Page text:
Energy (and Money) Saving Appliance Tips for the Summer

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While some of our fondest memories are made in the summer, one event we’re not crazy about is seeing the numbers on the energy bill go up.

Admittedly, a higher energy bill is to be expected. Hotter temperatures mean cranking up the AC, constant summer fun activities require more frequent laundry and dish loads, and the normally low energy-usage hours when the house is empty during the school year is now replaced with plugged in electronics from children on summer break.

However, just because our energy-usage circumstances change in the summer, doesn’t mean there aren’t small changes we can make to be proactive about lowering that energy bill.

samsung-refrigerator-food-showcaseTip #1: Rearrange Your Refrigerator

We tend to stock up on food in the summer, whether it’s microwavable snacks for the kids or taking advantage of the season’s newly ripe fruits and vegetables, but overloading your refrigerator ends up using more energy. Not only is the appliance having to work harder to keep all your items fresh, but overstocking the shelves blocks the circulation of cool air, leaving your fridge working double time.

Other small changes that make a difference are moving your refrigerator out of direct sunlight, and taking advantage of features that allow you to see the inside contents without opening the door such as glass viewing doors, or built-in cameras (as seen on select Samsung models).

dishesTip #2: Change Up the Dishwasher Settings

Hosting all those summer barbecues and dinner parties make for great fun but they also make for more dirty dishes. Make sure you’re washing full loads versus frequent half loads and take advantage of advanced features like eco cycles, cold water selections, and opt out of heated drying cycles.

For a change that will make a little more impact, skip the dishwasher all together and hand wash/dry dishes.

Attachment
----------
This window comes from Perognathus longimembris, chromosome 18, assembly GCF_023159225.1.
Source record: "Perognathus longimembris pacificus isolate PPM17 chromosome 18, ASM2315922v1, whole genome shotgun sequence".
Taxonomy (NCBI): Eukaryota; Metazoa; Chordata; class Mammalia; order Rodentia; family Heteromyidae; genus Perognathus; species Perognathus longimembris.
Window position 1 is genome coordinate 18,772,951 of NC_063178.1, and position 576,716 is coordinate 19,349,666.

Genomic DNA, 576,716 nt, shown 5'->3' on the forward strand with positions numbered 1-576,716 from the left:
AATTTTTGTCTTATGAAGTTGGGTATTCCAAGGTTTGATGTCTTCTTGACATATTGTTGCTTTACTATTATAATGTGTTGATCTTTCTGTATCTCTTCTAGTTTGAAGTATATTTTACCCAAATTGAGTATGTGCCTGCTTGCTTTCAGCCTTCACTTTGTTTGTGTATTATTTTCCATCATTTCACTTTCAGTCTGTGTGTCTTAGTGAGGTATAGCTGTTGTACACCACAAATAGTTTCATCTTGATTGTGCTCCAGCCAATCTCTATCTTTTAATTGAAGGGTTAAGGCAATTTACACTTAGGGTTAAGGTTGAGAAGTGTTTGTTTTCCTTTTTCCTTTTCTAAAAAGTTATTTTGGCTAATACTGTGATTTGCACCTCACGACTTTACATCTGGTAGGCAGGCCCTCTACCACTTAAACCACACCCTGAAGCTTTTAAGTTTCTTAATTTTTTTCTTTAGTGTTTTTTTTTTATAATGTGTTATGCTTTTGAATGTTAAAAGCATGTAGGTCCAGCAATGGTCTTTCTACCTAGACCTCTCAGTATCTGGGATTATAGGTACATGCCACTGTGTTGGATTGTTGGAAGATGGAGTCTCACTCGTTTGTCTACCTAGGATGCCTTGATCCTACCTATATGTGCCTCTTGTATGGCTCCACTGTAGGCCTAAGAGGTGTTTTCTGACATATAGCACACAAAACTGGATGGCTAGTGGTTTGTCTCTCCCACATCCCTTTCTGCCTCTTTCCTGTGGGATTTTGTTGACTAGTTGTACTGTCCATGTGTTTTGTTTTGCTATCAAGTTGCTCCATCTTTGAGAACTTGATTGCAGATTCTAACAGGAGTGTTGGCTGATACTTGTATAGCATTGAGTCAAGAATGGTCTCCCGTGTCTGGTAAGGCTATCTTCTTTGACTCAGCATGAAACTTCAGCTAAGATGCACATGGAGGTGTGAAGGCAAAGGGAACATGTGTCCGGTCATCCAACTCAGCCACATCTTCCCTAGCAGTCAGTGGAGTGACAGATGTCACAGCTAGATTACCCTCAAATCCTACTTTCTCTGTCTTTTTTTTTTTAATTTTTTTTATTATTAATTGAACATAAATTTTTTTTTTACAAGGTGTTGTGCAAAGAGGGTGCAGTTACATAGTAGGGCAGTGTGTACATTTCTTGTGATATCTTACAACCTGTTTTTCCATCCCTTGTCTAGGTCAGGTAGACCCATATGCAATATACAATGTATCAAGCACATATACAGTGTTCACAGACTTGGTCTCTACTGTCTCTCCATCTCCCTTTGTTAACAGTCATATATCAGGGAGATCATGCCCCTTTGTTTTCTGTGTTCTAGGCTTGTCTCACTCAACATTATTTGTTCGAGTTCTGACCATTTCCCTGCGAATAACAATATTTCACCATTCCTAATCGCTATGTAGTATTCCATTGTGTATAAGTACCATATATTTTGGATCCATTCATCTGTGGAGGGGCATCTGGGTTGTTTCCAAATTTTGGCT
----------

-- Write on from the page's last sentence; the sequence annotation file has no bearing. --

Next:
clothes-lineTips #3: Look for Alternatives when Drying Clothes

Simply put, you can take advantage of the summer sun and hang clothes to dry on a clothesline, or even make the smallest change by air drying clothes you usually put through an Air Fluff/No Heat cycle. If that’s an implausible change due to your living arrangements, switch up your laundry routine and dry clothes at night. The house is cooler at night after the sun goes down, meaning the residual heat from your dryer won’t affect your thermostat as much and your air conditioner won’t have to work harder to cool down the house.

Also, make sure to wash laundry in only full loads and in cold water, so as to not use excessive energy with your water heater.

open-ovenTip #4: Don’t Make Your Air Conditioner Work Harder By Cooking

We can’t exactly go without using the cooking appliances for an entire summer, but cutting down on daily usage during peak hours will make a difference you’ll instantly feel. Avoid releasing heat from stove flames and high temperature ovens and try reheating leftovers in the microwave or grilling outside.

If you do have to use the oven on a particularly hot day, abstain from frequently opening the oven door. The oven temperature drops 25 to 50 degrees whenever you open the door, making your oven work harder to maintain the pre-set temperature and all the residual heat escapes in the house, increasing your air conditioning usage.

PrintTip #5: Make Energy-Smart Purchases

Consider ENERGY STAR rated products if you’re in the market for new ones, which can save you up to 30% on energy bills. Also, change to LED light bulbs whenever possible since they are lower wattage than traditional light bulbs, produce only half as much heat, and last up to 50 times longer which saves you energy and money in the long run.

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